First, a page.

MOSCOW -- Authorities in Russia have been at pains to portray participants in two waves of mass protests in support of opposition politician Aleksei Navalny as unruly hooligans with whom it was only possible to deal forcefully.
"We are talking about illegal events," President Vladimir Putin's spokesman, Dmitry Peskov, told reporters on February 1. "There can obviously be no negotiations with hooligans and provocateurs."
But witnesses to the January 31 rallies, at which more than 5,600 people were detained by security forces in cities across the country, tell a different story of police who were primed in advance to put the protests down harshly despite the fact that protesters were overwhelmingly peaceful and nonconfrontational.
"The police had been set the task of putting down the protest at any price," said Yevgeny Stupin, a member of the Moscow city legislature who was detained at the demonstration in the capital. "And that is the way they have been acting. I think that they were given the green light to use any cruelty. And this decision, I believe, was made at the level of the national leadership. The protests are being held across the country, so the decision about how to cope with them was made personally by Putin."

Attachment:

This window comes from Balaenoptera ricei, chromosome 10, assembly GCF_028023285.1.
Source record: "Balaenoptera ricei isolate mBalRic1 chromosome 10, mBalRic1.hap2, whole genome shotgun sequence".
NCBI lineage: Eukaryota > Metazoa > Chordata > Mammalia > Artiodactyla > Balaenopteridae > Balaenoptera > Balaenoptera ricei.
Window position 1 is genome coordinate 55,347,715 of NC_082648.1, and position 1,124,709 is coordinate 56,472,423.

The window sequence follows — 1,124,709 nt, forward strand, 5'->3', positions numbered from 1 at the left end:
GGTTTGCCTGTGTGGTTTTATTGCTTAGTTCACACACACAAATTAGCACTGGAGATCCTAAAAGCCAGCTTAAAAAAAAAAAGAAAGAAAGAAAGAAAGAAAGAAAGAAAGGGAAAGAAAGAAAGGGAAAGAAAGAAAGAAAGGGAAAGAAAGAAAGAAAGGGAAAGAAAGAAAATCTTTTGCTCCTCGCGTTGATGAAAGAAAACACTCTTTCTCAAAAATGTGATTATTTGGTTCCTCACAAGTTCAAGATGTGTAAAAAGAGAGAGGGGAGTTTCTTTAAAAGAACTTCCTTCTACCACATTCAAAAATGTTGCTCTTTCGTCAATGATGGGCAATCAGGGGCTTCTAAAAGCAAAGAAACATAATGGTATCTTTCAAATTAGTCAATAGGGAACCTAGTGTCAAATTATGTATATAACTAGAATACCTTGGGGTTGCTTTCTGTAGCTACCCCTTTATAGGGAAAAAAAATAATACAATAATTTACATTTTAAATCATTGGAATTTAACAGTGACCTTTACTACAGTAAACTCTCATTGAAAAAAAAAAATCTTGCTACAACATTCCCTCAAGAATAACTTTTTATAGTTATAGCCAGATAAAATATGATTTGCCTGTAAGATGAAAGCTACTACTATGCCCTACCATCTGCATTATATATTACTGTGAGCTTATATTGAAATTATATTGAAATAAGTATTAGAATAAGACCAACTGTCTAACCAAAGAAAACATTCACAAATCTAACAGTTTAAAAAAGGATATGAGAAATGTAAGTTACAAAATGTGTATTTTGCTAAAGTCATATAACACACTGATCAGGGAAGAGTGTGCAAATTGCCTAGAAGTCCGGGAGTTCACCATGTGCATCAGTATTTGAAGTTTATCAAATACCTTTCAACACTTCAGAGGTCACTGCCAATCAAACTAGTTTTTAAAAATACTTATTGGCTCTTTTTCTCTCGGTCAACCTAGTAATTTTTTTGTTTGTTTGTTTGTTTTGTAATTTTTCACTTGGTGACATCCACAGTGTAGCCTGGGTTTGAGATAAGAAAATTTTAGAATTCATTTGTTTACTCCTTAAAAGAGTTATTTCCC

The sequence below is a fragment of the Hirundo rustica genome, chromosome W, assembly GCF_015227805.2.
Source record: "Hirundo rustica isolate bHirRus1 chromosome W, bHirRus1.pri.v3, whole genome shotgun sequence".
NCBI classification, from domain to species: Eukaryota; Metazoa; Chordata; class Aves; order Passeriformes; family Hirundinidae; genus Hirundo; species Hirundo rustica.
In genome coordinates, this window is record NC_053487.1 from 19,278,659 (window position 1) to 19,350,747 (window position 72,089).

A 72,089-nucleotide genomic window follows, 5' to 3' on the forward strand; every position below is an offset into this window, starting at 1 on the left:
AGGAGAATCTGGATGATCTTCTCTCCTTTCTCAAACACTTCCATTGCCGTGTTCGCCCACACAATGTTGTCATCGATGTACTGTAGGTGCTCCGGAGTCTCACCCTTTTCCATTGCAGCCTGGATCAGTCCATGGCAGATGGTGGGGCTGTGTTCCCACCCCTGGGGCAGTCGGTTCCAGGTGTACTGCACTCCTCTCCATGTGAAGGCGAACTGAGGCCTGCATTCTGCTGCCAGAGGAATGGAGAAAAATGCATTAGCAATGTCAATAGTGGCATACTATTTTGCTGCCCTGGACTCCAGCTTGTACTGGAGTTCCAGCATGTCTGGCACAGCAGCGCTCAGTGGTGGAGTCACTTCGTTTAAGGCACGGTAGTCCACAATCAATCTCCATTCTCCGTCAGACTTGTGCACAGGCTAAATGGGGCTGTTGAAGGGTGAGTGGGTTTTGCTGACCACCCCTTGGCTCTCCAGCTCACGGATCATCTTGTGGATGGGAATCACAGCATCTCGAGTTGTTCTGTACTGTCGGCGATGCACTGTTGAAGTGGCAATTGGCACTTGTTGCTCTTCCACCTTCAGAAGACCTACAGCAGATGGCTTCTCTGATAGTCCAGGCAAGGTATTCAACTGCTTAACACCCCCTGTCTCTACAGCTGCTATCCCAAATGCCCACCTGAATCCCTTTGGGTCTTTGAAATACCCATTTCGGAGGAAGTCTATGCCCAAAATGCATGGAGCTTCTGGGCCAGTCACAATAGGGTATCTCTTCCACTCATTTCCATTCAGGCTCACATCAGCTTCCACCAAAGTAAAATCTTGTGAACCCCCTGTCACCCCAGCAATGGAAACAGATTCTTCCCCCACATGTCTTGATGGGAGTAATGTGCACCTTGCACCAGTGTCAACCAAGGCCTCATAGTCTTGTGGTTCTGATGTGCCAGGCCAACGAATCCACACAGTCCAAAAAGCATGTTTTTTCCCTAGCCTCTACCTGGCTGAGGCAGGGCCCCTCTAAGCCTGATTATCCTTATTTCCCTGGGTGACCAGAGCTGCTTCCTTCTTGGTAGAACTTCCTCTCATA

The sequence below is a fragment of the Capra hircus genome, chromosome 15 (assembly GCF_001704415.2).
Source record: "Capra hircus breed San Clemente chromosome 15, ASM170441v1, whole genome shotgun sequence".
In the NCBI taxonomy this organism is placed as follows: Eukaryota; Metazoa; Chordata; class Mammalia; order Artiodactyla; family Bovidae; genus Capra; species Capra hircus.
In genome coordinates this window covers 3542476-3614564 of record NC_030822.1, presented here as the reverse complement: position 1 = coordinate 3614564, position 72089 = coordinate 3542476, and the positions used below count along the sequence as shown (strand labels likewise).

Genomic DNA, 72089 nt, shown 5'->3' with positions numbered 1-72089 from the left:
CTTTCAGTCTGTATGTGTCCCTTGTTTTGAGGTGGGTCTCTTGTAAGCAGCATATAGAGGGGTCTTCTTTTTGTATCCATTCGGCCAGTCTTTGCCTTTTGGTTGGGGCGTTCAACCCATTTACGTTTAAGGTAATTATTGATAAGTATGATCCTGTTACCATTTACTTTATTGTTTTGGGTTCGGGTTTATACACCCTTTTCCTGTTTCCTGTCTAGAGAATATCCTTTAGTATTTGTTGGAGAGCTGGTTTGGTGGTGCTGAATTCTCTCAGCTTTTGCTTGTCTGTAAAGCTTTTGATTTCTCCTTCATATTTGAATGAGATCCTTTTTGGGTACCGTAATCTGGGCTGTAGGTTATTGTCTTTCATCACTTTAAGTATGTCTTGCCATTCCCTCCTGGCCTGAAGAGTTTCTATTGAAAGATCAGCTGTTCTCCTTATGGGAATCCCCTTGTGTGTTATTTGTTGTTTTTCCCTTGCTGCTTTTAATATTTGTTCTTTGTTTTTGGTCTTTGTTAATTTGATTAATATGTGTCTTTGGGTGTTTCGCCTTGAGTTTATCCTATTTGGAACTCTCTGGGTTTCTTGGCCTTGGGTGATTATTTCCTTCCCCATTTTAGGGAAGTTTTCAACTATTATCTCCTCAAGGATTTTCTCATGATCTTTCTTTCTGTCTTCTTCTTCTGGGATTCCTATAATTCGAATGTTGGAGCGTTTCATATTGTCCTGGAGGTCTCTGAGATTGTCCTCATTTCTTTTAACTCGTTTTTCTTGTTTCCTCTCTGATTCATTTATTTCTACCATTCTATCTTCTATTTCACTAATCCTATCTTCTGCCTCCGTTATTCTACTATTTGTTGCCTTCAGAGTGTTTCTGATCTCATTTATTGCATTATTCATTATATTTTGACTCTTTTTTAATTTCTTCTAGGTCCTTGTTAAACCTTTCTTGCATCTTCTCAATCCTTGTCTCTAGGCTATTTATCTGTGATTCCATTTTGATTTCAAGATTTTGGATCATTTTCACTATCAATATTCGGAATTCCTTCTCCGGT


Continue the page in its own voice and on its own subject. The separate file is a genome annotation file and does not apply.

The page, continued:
Stupin said that, when he went to the center of Moscow on January 31 to observe the protest, he found all of the streets blocked off by police. He decided to take the metro to Sukharev Square, where he'd heard demonstrators were gathering.
"As soon as we left the metro station, police approached me and one of my assistants and escorted us immediately to a police van," he told RFE/RL's Russian Service.
"The van was already overcrowded. They pushed us in, and the van headed toward Severnoye Tushino," he said, referring to a district on Moscow's outskirts. "After about half an hour, they asked if Stupin was there [in the van]. Apparently someone had called them. I responded and the van just stopped in the middle of the street… and they let me out. The others were driven away."